Construction of the Well-Made Pool Cue
The modern well-made pool cue is quite a piece of equipment. While you may be familiar with the one-piece, slightly warped version down at the local bar, many folks make the investment in a higher quality two-piece cue. You could spend anywhere from $50.00 for a production model, to several thousand for a custom made stick and a good
If you're a collector, you could expect to pay tens of thousands for an exotic or antique pool cue. Naturally a beginner wouldn't make an investment of this magnitude until they had a lot of practice time under their belt and/or a serious commitment to the game. See our
buying a pool cue
page for help on finding that perfect cue.
The average pool cue is 58 inches long and weighs between 18 and 22 ounces. The "feel" of a particular cue is a subjective matter. Some shooters like a hard feel to their sticks while others desire more "give" or softness, which enables them to get a better sense of the shot.
The same applies to the weight - some like it light, others like it heavy, with some in between. One interesting aspect to a pool cue is the degree of "squirt" it applies to the cue ball. Squirt is defined as the deflection of the cue caused when hitting it off-center to apply side-spin or English.
Naturally, different cue makers' sticks will have different degrees of squirt depending on materials used and manufacturing process. Lower deflecting sticks are becoming more accepted and popular.
In a two-piece pool cue, the
is the section that contains the tip, and where the hand that forms the bridge grabs on to. This section is usually made of hard rock maple, but may also be made of graphite or fiberglass. The shaft must taper correctly and be very smooth to provide just the right feel as the stick slides through the fingers during a shot.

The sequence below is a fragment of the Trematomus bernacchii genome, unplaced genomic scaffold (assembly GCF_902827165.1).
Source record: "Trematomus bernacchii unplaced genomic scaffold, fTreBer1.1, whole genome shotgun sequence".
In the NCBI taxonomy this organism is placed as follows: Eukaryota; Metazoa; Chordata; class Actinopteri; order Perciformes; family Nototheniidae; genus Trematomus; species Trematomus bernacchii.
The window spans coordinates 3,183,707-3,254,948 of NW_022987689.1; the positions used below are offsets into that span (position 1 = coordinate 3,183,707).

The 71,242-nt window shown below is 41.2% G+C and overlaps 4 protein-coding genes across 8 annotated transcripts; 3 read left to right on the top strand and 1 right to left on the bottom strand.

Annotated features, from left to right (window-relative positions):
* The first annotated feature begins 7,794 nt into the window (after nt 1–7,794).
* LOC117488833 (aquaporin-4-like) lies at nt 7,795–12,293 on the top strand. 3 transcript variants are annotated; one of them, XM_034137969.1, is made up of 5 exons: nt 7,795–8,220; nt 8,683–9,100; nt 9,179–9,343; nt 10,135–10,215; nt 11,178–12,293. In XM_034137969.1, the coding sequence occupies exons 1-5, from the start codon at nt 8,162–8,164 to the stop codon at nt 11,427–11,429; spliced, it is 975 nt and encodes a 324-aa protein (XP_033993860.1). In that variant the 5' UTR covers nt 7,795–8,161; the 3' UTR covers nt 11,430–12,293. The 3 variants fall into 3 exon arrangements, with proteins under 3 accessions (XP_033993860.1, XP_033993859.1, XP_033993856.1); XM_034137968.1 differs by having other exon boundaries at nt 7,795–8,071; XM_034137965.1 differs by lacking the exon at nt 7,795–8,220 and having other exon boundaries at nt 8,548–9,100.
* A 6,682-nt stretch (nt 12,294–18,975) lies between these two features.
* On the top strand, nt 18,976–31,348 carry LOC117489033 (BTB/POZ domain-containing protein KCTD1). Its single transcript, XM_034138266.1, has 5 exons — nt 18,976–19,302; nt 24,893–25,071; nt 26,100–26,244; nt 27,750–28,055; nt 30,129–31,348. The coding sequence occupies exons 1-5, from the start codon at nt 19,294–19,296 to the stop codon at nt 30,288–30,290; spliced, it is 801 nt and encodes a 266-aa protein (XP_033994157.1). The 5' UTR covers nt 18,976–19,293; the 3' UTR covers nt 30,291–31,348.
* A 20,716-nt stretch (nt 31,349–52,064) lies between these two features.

There are two different tapers to pool cues - the European or straight taper, which gradually and evenly increases diameter from the tip to the butt end, and the Pro taper, which maintains the same diameter 12 to 14 inches from the tip down the shaft and then gradually increases diameter from there to the butt.
Depending on the taper of a cue's shaft, cue tip
sizes range between 11.75 mm and 14mm, with the average size being 13 mm. Today tips are made from compressed and treated leather and are attached to the shaft with glue. Cue tips come in different densities - from soft to hard.
Soft tips hold chalk better and offer a better feel for the cue ball, often resulting in more control and finess. Hard tips hold their shape longer and transfer more power to the cue ball - a plus when breaking.
is designed to cushion the impact of the shot and strengthen the tip area. Different manufacturers use various materials for their ferrules, from assorted hard plastics, to ivory-like composites, to ceramic-plastic mixtures, to who knows what. Ferrules come in different lengths and are attached to the shaft by threads or slip-fit and secured with glue.